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Yale Law Students Just Stepped Up Their Protest of Brett Kavanaugh's Supreme Court Nomination, and Yale Just Responded

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Yale Law Students Just Stepped Up Their Protest of Brett Kavanaugh's Supreme Court Nomination, and Yale Just Responded
WASHINGTON, DC - SEPTEMBER 24: Hundreds of protesters rally in the Hart Senate Office Building while demonstrating against the confirmation of Supreme Court nominee Judge Brett Kavanaugh on Capitol Hill September 24, 2018 in Washington, DC. Hundreds of people from half a dozen progressive organizations, including students from Yale University Law School, protested on Capitol Hill for a #BelieveSurvivors Walkout against Judge Kavanaugh, who has been accused by at least two women of sexual assault. (Photo by Chip Somodevilla/Getty Images)

Students at Yale Law School staged a sit-in on Monday in protest of Brett Kavanaugh's nomination to the Supreme Court, which has become imperiled by multiple allegations of sexual misconduct against the judge, The Boston Globe reported on Monday.

Scores of people dressed in black flooded the halls of Yale, silently supporting the idea that accusations of sexual assault should be taken seriously and that Kavanaugh represents a ‘‘real threat’’ to the republic.

Some classes were canceled or rescheduled to accommodate the protesters, who as of Monday afternoon have the backing of the Dean of Yale Law School.

‘‘The allegations of sexual misconduct against Supreme Court nominee Brett Kavanaugh are rightly causing deep concern at Yale Law School and across the country,’’ Yale Law School Dean Heather Gerken said in a statement.

‘‘As dean, I cannot take a position on the nomination, but I am so proud of the work our community is doing to engage with these issues," Gerkin said, "and I stand with them in supporting the importance of fair process, the rule of law and the integrity of the legal system.’’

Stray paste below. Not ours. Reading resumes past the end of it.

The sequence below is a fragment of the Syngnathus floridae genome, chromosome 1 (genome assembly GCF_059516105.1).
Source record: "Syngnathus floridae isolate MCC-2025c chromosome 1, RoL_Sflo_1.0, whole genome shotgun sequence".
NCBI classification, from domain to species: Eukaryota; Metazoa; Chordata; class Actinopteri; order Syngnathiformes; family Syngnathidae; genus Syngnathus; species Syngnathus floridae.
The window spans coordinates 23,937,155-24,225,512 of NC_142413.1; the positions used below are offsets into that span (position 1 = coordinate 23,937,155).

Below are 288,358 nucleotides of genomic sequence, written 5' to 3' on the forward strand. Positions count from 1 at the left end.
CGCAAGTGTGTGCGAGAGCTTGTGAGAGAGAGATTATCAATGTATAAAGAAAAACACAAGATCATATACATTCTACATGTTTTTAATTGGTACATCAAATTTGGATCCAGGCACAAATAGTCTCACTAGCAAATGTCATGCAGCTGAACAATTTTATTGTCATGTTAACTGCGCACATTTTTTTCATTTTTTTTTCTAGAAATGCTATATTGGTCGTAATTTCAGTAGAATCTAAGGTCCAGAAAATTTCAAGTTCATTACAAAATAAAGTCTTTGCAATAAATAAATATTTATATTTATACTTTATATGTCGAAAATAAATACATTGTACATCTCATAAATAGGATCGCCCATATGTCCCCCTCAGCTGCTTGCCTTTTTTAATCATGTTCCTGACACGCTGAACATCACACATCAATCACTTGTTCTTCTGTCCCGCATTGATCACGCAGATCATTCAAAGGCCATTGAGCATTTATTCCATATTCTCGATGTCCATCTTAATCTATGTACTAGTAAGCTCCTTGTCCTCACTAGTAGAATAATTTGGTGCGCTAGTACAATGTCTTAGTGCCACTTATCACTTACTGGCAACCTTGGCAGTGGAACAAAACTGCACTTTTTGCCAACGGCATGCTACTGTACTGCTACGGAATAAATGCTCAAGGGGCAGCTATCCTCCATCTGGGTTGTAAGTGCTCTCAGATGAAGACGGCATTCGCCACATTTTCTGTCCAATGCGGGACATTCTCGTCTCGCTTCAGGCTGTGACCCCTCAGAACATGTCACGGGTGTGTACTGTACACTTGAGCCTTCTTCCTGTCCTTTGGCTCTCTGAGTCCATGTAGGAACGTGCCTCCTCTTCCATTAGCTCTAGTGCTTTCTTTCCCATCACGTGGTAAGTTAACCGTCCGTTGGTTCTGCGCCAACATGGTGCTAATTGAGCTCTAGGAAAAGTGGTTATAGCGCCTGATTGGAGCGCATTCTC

Gerkin added that dozens of faculty members urged a "fair and deliberate" confirmation process in a letter sent to the Senate Judiciary Committee.

Videos of the Yale protest appeared on Twitter Monday afternoon.

Protesters are demanding investigations into the multiple accounts of sexual misconduct of which Kavanaugh stands accused.

The protests come a day after a second woman, Deborah Ramirez, told the New Yorker that Kavanaugh drunkenly exposed himself and forced her to touch his genitals at a Yale party in the early 1980's. Some students traveled to Washington, DC to voice their opposition to Kavanaugh.

Students packed the area outside Senator Susan Collins' (R-ME) office. Collins has waffled on whether or not she would vote to confirm Kavanaugh.

Last week, Dr. Christine Blasey Ford, a psychology professor, publicly accused Kavanaugh of attempting to rape her during a high school party in 1983.

Ford alleges that a "stumbling drunk" Kavanaugh pinned her down and tried to remove her clothing, and put his hand over her mouth when she tried to scream.

On Sunday, Michael Avenatti revealed he is representing a third woman who alleges she was gang-raped by Kavanaugh and other men at a Yale party during the same time period as Ramirez.

“I represent a woman with credible information regarding Judge Kavanaugh and Mark Judge,” Avenatti tweeted. “We will be demanding the opportunity to present testimony to the committee and will likewise be demanding that Judge and others be subpoenaed to testify. The nomination must be withdrawn.”

And on Monday, The Sentinel reported that a potential fourth accuser may be preparing to file a criminal complaint against Kavanaugh with local law enforcement.

Kavanaugh has fiercely denied all the accusations.